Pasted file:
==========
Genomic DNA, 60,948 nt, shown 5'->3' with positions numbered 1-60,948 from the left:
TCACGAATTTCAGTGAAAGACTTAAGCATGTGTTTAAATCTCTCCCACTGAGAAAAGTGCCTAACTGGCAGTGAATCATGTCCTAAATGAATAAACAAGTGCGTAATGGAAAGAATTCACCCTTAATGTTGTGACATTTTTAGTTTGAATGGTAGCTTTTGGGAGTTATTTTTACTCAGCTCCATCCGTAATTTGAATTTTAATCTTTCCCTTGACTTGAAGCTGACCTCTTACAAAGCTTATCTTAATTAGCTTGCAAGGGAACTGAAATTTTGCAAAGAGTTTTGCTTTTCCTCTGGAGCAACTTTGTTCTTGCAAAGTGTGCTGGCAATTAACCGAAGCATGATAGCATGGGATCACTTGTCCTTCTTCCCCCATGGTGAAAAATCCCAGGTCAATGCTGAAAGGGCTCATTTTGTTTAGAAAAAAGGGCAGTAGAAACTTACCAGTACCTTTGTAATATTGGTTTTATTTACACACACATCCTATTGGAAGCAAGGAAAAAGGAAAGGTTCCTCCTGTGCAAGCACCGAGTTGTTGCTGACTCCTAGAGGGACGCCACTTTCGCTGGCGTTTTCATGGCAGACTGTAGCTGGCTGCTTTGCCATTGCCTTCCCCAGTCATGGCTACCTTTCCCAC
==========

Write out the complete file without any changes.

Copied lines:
Genomic DNA, 60,948 nt, shown 5'->3' with positions numbered 1-60,948 from the left:
TCACGAATTTCAGTGAAAGACTTAAGCATGTGTTTAAATCTCTCCCACTGAGAAAAGTGCCTAACTGGCAGTGAATCATGTCCTAAATGAATAAACAAGTGCGTAATGGAAAGAATTCACCCTTAATGTTGTGACATTTTTAGTTTGAATGGTAGCTTTTGGGAGTTATTTTTACTCAGCTCCATCCGTAATTTGAATTTTAATCTTTCCCTTGACTTGAAGCTGACCTCTTACAAAGCTTATCTTAATTAGCTTGCAAGGGAACTGAAATTTTGCAAAGAGTTTTGCTTTTCCTCTGGAGCAACTTTGTTCTTGCAAAGTGTGCTGGCAATTAACCGAAGCATGATAGCATGGGATCACTTGTCCTTCTTCCCCCATGGTGAAAAATCCCAGGTCAATGCTGAAAGGGCTCATTTTGTTTAGAAAAAAGGGCAGTAGAAACTTACCAGTACCTTTGTAATATTGGTTTTATTTACACACACATCCTATTGGAAGCAAGGAAAAAGGAAAGGTTCCTCCTGTGCAAGCACCGAGTTGTTGCTGACTCCTAGAGGGACGCCACTTTCGCTGGCGTTTTCATGGCAGACTGTAGCTGGCTGCTTTGCCATTGCCTTCCCCAGTCATGGCTACCTTTCCCAC